MUMBAI, India – Over two thousand young Catholics from all over Asia currently are gathered in Yogyakarta, Indonesia, for the 7th Asian Youth Day, running August 2-6, and among them are 83 young people from India – which, despite the relatively small size of the Catholic population, is nevertheless among the Catholic powerhouses of Asia.

It is the first such international Catholic youth gathering to take place in a predominantly Muslim country. The theme is “Joyful Asian Youth! ‎Living the Gospel in Multicultural Asia.”

The 83 young Indians are accompanied by three bishops and ten religious sisters.

Though Catholics presently are less than two percent of the Indian population, by 2050 Indian Catholics are still expected to number around 26 million, placing India among the top twenty Catholic nations on earth.

A disproportionate share of Indian Catholics are drawn from the Dalits (“untouchables”) and the Tribal underclass, making it a good bellwether for Pope Francis’s vision of a “church of the poor,” and it’s also felt the sting of rising religious intolerance under India’s Hindu nationalist-dominated government.

“Our 83 youth are happy to go, many of them have traveled to the World Youth Days [before], but this time, the AYD7 had put restrictions on the number of participants from each country, hence the number is limited,” said Carmelite Father Deepak K. J. Thomas, executive secretary of the Indian bishops’ conference youth commission.

Thomas told Crux the participants come from all over India, and represent the “diversity in unity” the Asian Youth Day is meant to embody.

“The contribution of the Indian delegation is immense, as we come from a multicultural, multi-religious, pluralistic scenario, and we are an example of peaceful coexistence with religions and cultures,” the priest said.

Thomas also pointed out the support the event has gotten from the Indonesian government, despite the fact nearly 90 percent of the country is Muslim.

“In spite of different ideologies, they are supporting and collaborating for the Good. Humanity matters,” he said.

In an interview to Vatican Radio, Indonesia’s ambassador to the Holy See, Antonius Agus Sriyono‎, said it was very important for Indonesian youth to “respect differences based on humanity.”

Sriyono said dialogue was important for curbing the radicalism which has recently been growing in the country.

The event has hosted various encounters between Christianity and Islam, including a meeting of religious leaders.

Bishop Henry D’Souza of Bellary, who chairs the Indian bishops’ youth council, said Asia is facing the rise of religious fundamentalism and threat to peace and security.

“Many of our youth have become victims of communalism and religious fundamentalism. Consequently, they are promoting intolerance, hatred and even violence,” D’Souza said during a homily on Friday.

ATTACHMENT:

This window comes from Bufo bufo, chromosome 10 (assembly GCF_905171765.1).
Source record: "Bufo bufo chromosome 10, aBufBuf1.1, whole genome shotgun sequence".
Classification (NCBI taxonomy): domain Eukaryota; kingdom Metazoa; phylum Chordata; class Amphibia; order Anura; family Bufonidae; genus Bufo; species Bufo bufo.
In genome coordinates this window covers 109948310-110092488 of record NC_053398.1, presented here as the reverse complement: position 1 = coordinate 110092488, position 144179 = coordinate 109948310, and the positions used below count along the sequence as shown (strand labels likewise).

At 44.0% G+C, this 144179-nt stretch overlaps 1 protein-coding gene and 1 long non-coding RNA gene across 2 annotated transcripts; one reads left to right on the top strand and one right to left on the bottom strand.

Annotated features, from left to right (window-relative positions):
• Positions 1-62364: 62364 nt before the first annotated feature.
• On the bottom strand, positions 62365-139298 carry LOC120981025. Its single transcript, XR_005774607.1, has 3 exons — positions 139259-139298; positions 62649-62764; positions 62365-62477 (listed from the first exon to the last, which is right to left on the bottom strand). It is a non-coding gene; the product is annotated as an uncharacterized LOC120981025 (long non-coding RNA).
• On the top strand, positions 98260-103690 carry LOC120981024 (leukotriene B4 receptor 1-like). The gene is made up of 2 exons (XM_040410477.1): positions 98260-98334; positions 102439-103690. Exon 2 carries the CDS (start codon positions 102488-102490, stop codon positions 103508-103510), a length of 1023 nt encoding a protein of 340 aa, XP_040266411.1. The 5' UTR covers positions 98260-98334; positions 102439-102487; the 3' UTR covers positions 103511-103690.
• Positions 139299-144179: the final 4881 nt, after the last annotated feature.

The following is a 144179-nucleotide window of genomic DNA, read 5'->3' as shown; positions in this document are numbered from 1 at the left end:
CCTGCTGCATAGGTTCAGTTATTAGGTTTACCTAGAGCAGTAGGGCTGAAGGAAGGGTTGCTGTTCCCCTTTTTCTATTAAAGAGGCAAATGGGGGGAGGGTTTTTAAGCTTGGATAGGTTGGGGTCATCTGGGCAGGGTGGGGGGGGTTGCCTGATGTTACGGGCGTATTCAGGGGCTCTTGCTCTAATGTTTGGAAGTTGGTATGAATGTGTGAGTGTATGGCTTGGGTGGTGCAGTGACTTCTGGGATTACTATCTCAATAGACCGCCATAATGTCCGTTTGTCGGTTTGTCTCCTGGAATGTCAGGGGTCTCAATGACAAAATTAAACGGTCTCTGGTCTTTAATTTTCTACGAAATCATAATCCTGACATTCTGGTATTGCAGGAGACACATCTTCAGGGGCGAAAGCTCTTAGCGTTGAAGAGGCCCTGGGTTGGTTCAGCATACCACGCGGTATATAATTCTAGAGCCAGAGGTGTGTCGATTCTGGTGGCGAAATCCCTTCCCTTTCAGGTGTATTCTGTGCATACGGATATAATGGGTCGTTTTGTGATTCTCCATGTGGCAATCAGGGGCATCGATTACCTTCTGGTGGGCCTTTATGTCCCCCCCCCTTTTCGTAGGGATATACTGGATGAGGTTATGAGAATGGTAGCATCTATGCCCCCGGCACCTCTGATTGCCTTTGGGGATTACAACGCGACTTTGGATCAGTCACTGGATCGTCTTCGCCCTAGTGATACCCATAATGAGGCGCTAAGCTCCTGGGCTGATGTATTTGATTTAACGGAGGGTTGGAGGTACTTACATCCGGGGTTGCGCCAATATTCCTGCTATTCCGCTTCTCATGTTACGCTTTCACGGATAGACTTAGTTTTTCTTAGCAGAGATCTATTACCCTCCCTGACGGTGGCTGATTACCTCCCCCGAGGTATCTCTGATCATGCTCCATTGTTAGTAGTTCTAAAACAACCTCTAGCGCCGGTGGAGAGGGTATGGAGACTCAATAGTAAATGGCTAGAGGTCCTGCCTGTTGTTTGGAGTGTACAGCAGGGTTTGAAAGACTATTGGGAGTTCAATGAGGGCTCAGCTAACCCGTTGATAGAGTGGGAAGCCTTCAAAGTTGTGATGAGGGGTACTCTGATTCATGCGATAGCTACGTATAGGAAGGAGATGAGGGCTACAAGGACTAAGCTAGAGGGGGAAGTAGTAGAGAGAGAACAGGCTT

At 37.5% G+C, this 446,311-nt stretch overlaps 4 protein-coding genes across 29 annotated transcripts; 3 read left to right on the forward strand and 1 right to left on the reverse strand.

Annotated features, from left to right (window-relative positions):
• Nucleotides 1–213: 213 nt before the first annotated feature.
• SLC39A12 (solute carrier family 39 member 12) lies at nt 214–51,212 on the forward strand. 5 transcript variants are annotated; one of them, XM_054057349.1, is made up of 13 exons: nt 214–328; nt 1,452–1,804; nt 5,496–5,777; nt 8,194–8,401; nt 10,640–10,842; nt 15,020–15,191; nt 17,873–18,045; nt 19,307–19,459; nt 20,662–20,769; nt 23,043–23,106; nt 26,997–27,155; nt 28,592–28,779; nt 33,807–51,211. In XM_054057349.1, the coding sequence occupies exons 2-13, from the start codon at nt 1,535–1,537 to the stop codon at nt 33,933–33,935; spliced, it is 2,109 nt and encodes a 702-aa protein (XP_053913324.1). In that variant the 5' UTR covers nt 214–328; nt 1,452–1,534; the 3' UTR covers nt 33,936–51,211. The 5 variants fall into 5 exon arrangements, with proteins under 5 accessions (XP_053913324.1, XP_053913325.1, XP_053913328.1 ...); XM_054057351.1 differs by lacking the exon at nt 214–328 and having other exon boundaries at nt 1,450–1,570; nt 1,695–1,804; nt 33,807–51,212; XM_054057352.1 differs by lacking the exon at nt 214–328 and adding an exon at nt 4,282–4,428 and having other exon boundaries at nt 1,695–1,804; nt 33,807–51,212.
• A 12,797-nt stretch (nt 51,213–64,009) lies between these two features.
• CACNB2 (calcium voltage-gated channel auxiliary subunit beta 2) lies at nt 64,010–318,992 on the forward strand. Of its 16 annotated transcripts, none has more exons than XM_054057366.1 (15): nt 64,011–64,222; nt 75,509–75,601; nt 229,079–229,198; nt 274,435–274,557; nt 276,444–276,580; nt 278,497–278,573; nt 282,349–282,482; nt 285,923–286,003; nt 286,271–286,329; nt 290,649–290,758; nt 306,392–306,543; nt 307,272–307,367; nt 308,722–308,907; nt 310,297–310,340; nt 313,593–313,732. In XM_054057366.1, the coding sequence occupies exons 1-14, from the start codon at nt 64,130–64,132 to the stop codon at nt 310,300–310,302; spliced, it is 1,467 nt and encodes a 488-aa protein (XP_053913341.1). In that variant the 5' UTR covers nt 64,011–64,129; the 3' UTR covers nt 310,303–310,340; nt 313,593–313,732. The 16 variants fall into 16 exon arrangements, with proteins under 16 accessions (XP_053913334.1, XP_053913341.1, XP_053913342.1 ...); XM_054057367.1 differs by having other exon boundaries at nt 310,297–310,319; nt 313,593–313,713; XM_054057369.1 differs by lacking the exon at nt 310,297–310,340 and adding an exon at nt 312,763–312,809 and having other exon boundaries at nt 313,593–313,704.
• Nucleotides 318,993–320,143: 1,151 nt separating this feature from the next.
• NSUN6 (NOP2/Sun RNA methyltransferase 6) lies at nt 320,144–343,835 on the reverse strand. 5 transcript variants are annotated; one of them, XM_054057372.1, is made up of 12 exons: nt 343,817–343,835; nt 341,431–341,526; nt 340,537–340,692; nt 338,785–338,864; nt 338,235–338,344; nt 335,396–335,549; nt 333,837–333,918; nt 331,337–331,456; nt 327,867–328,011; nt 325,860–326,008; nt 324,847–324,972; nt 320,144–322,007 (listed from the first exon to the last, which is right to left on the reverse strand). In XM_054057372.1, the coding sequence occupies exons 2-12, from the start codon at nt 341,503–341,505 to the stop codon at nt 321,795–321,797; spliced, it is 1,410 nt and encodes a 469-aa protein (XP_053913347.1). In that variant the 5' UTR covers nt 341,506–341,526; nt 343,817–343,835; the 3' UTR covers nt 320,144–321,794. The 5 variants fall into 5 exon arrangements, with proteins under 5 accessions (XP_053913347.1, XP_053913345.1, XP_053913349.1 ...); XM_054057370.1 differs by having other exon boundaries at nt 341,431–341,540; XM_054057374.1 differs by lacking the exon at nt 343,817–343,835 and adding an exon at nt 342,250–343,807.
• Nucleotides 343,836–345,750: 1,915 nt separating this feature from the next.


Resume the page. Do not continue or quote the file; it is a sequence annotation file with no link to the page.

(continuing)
He said the “long-nurtured and cherished value of social and communal harmony” is in peril in different Asian countries.

“The Catholic youth of Asia have the God-given responsibility to respond to such situations,” the bishop continued. “Concerted action to promote religious harmony and conflict resolutions in Asia should be a priority of our youth associations. The greatest challenge before the youth in Asia is to kindle hope in millions in the region who look for a ray of hope to brighten their lives and make their struggles meaningful.”

During the Mass, D’Souza issued a series of challenges for the Asian Youth Day participants:

  • To profoundly experience the unconditional love of God offered to us in Jesus Christ and to love his Church, accepting the divine plan for the unity of humanity.
  • To be joyful heralds of unity of all peoples – announcing the arrival of God’s kingdom by promoting equal dignity of all human beings, of men and women of all faiths and races.
  • To be champions of human life at all stages and in all forms, deeply humane and sensitive to the poor and needy.
  • To promote sustainable development and protect the environment and the “earth which is our common home.”
  • To be leaders of tomorrow by taking up leadership roles in all areas of modern life – spiritual leadership as priests and religious sisters and brothers, political life, professionals, media persons, artists and farmers.
  • To be transforming leaders with profound ethical and moral values, capable of solving the problems of the world and ushering in “new heaven and a new earth, where righteousness dwells” (2 Pet 3:13; Rev 21:1).

“The Church and Asia need the youth. They need youth’s talents, their energy, their imagination and their leadership,” D’Souza said.

However, some Church leaders in India are not as enthusiastic about the event.

“There is a great sadness among our youth, as recently, one of our youth committed suicide, and another 21-year old girl is bed ridden, suffering from transverse myelitis [a neurological condition in which the spinal cord is inflamed, leading to pain and muscle weakness] for the past 18 months. Her parents are so poor, and cannot afford her medical treatment,” said Father Satish Kadam, the head of the youth commission in the Diocese of Nashik, located in India’s Maharashtra state.

He told Crux no one from the Nashik diocese was going to Yogyakarta.

“Our people are very impoverished, and their daily life is a struggle,” Kadam said. “The sufferings of our youth are intense, even coming to youth meetings is difficult. But still they have faith, which is strengthened by their sufferings.”

He said the situation was “our daily Youth Day: A suffering and poor Church, strong in faith.”